An important trend faced by the industry is the growing intensity of the audio and visual capabilities in assembly occupancies, and what it can mean for occupant life safety. Louder, more encompassing sound literally surrounds listeners, coming at them from all directions at a force and volume that far surpasses those produced by home audio equipment. A range of visual effects, from strobes to holographs, likewise adds to the immersive quality of shows; 3-D technology, which utilizes individual user goggles to insert viewers “into” the viewed environment, has become so advanced that participants can easily lose their bearings in their real surroundings, which is essentially the intent of the producer. Pyrotechnics, sometimes on stage, sometimes throughout the venue, create a sense of immersion and involvement not possible in the comfort of a home theater.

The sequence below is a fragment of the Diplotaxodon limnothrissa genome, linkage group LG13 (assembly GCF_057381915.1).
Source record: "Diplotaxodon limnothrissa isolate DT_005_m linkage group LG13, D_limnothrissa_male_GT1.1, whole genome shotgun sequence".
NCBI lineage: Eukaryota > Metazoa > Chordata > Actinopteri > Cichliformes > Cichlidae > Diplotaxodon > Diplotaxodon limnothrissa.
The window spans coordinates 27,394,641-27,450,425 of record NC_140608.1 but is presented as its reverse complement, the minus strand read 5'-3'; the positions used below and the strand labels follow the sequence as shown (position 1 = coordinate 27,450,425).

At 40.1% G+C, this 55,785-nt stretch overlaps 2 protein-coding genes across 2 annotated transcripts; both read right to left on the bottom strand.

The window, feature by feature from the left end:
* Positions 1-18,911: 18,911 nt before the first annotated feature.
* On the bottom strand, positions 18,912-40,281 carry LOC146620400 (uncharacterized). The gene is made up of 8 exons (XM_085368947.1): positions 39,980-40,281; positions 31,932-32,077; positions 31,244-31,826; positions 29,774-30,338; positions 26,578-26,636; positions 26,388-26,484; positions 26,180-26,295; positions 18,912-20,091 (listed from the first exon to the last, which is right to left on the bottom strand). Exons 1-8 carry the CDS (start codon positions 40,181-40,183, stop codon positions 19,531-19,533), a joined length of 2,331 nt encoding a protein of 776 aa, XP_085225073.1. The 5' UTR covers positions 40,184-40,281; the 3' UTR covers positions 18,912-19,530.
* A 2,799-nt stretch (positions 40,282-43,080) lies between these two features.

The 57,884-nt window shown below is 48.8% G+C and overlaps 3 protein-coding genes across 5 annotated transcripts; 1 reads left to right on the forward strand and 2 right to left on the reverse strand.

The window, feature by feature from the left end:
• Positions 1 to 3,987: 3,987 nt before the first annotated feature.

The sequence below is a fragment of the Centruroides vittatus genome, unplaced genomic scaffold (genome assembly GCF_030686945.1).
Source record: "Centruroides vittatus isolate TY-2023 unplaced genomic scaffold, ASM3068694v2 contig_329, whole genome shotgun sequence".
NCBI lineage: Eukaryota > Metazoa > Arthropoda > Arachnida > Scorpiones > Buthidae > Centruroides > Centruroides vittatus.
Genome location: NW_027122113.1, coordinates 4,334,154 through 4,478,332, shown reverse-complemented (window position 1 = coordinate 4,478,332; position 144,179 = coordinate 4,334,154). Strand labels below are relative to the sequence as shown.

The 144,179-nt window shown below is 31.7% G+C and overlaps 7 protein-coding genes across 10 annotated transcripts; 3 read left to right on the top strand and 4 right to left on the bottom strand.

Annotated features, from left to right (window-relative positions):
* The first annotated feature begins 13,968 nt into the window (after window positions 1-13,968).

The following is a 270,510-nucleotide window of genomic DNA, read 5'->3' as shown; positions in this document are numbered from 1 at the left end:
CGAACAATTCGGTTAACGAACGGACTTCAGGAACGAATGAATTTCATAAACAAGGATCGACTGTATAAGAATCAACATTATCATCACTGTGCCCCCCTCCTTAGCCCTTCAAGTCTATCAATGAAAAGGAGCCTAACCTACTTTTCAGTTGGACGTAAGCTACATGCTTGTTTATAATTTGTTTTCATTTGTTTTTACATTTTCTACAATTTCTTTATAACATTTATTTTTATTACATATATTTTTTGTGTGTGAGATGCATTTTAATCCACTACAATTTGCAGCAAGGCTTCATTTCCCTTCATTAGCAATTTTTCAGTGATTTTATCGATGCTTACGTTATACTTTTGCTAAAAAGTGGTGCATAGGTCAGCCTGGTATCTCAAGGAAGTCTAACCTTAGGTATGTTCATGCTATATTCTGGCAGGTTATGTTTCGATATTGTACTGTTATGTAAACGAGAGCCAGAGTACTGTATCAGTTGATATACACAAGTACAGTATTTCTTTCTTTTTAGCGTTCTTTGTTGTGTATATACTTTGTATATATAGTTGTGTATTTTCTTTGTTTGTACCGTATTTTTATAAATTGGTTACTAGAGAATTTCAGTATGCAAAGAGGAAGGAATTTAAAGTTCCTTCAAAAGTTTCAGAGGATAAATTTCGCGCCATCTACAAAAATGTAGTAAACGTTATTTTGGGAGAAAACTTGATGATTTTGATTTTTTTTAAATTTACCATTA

What used to be simple matters of requiring audible notification to be louder than ambient sound, and visual notification to be visible throughout the venue, are now not only insufficient but nearly impossible to achieve in many venues. Red or green exit lights are lost in the panorama of visual entertainment provided for our enjoyment. The need to entertain, along with the need to protect, have both grown dramatically over the last 20 years, but guess which one frequently gets first pull at the owner’s pocket?

Band rocks out on a stage with a killer light show going on in the background.

Pump up the Volume Rock shows routinely approach 120 decibels—the National Institute for Occupational Safety and Health says the maximum safe exposure to 110 decibels is less than 90 seconds. Safety experts say venues need to be able to quickly reduce or shut off the stage sound in an emergency to allow patrons to hear emergency messaging. Photograph: Ollie Millington/Redferns via Getty Images